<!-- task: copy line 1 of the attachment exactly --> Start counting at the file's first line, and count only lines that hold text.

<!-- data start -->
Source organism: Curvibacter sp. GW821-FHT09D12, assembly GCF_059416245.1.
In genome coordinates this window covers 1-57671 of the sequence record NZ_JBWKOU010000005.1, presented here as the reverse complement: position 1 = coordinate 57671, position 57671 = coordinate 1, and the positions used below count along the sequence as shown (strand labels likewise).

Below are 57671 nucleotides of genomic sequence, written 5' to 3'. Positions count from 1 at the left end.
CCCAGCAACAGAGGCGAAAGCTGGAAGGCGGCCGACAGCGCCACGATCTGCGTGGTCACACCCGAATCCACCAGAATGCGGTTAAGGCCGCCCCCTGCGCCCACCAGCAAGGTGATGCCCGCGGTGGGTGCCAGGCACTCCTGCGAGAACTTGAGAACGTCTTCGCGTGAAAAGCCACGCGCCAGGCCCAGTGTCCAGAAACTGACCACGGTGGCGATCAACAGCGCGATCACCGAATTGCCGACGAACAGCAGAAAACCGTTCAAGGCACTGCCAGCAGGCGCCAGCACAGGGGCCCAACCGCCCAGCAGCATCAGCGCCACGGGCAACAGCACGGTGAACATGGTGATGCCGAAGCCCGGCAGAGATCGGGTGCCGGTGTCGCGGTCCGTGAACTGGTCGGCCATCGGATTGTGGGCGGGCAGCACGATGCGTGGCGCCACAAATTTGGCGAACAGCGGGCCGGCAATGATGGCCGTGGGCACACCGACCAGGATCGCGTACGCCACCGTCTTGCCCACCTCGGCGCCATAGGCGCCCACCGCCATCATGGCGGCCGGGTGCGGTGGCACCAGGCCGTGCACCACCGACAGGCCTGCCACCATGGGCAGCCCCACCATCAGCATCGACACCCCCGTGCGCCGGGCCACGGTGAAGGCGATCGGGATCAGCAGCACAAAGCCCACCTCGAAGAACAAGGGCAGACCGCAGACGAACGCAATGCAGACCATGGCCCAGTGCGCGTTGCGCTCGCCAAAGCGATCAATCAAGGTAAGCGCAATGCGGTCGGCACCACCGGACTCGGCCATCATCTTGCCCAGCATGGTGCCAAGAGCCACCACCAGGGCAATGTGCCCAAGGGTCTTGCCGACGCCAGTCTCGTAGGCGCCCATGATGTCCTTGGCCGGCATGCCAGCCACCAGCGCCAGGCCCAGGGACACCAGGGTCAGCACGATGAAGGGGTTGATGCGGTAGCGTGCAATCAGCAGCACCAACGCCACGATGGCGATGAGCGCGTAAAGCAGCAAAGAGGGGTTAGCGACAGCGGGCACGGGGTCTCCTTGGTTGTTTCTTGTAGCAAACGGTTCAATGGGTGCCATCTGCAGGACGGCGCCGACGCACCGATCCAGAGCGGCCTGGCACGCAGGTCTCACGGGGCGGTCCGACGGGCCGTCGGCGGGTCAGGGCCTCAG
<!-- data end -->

Source organism: Curvibacter sp. GW821-FHT09D12, assembly GCF_059416245.1.